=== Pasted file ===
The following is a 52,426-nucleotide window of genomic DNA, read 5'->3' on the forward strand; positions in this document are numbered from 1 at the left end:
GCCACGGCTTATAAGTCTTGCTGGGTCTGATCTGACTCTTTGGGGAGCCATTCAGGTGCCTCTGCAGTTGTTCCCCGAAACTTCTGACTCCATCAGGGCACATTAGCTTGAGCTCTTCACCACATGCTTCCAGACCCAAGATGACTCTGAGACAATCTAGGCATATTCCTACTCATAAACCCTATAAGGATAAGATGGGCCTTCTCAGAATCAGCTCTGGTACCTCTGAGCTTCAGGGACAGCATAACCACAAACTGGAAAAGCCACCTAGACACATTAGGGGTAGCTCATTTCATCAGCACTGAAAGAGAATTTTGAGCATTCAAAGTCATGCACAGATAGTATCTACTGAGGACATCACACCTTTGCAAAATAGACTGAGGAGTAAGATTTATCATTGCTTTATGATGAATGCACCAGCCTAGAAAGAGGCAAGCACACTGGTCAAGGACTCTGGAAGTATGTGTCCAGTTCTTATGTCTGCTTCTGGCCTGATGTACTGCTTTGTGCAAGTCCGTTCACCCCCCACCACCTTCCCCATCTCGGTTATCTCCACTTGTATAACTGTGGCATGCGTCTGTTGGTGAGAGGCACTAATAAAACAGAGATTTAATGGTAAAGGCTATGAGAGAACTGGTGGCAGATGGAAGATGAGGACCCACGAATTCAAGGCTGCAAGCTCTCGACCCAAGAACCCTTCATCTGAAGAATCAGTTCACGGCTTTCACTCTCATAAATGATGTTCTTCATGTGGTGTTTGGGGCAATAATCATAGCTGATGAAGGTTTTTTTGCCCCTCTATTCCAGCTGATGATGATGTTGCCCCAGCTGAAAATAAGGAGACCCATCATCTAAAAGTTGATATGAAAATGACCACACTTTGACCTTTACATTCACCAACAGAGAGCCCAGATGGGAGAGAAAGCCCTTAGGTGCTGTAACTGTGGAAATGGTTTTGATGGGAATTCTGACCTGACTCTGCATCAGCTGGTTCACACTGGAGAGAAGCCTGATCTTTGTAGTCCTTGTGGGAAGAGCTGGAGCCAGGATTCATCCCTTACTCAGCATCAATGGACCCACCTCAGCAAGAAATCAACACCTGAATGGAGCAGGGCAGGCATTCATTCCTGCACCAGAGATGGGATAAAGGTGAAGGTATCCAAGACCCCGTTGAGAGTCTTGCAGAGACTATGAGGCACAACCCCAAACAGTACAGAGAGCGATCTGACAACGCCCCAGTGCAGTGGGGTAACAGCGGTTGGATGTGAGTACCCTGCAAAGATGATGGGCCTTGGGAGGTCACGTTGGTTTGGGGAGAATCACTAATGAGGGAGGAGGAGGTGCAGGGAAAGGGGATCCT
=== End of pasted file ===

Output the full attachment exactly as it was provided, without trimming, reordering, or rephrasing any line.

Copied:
The following is a 52,426-nucleotide window of genomic DNA, read 5'->3' on the forward strand; positions in this document are numbered from 1 at the left end:
GCCACGGCTTATAAGTCTTGCTGGGTCTGATCTGACTCTTTGGGGAGCCATTCAGGTGCCTCTGCAGTTGTTCCCCGAAACTTCTGACTCCATCAGGGCACATTAGCTTGAGCTCTTCACCACATGCTTCCAGACCCAAGATGACTCTGAGACAATCTAGGCATATTCCTACTCATAAACCCTATAAGGATAAGATGGGCCTTCTCAGAATCAGCTCTGGTACCTCTGAGCTTCAGGGACAGCATAACCACAAACTGGAAAAGCCACCTAGACACATTAGGGGTAGCTCATTTCATCAGCACTGAAAGAGAATTTTGAGCATTCAAAGTCATGCACAGATAGTATCTACTGAGGACATCACACCTTTGCAAAATAGACTGAGGAGTAAGATTTATCATTGCTTTATGATGAATGCACCAGCCTAGAAAGAGGCAAGCACACTGGTCAAGGACTCTGGAAGTATGTGTCCAGTTCTTATGTCTGCTTCTGGCCTGATGTACTGCTTTGTGCAAGTCCGTTCACCCCCCACCACCTTCCCCATCTCGGTTATCTCCACTTGTATAACTGTGGCATGCGTCTGTTGGTGAGAGGCACTAATAAAACAGAGATTTAATGGTAAAGGCTATGAGAGAACTGGTGGCAGATGGAAGATGAGGACCCACGAATTCAAGGCTGCAAGCTCTCGACCCAAGAACCCTTCATCTGAAGAATCAGTTCACGGCTTTCACTCTCATAAATGATGTTCTTCATGTGGTGTTTGGGGCAATAATCATAGCTGATGAAGGTTTTTTTGCCCCTCTATTCCAGCTGATGATGATGTTGCCCCAGCTGAAAATAAGGAGACCCATCATCTAAAAGTTGATATGAAAATGACCACACTTTGACCTTTACATTCACCAACAGAGAGCCCAGATGGGAGAGAAAGCCCTTAGGTGCTGTAACTGTGGAAATGGTTTTGATGGGAATTCTGACCTGACTCTGCATCAGCTGGTTCACACTGGAGAGAAGCCTGATCTTTGTAGTCCTTGTGGGAAGAGCTGGAGCCAGGATTCATCCCTTACTCAGCATCAATGGACCCACCTCAGCAAGAAATCAACACCTGAATGGAGCAGGGCAGGCATTCATTCCTGCACCAGAGATGGGATAAAGGTGAAGGTATCCAAGACCCCGTTGAGAGTCTTGCAGAGACTATGAGGCACAACCCCAAACAGTACAGAGAGCGATCTGACAACGCCCCAGTGCAGTGGGGTAACAGCGGTTGGATGTGAGTACCCTGCAAAGATGATGGGCCTTGGGAGGTCACGTTGGTTTGGGGAGAATCACTAATGAGGGAGGAGGAGGTGCAGGGAAAGGGGATCCT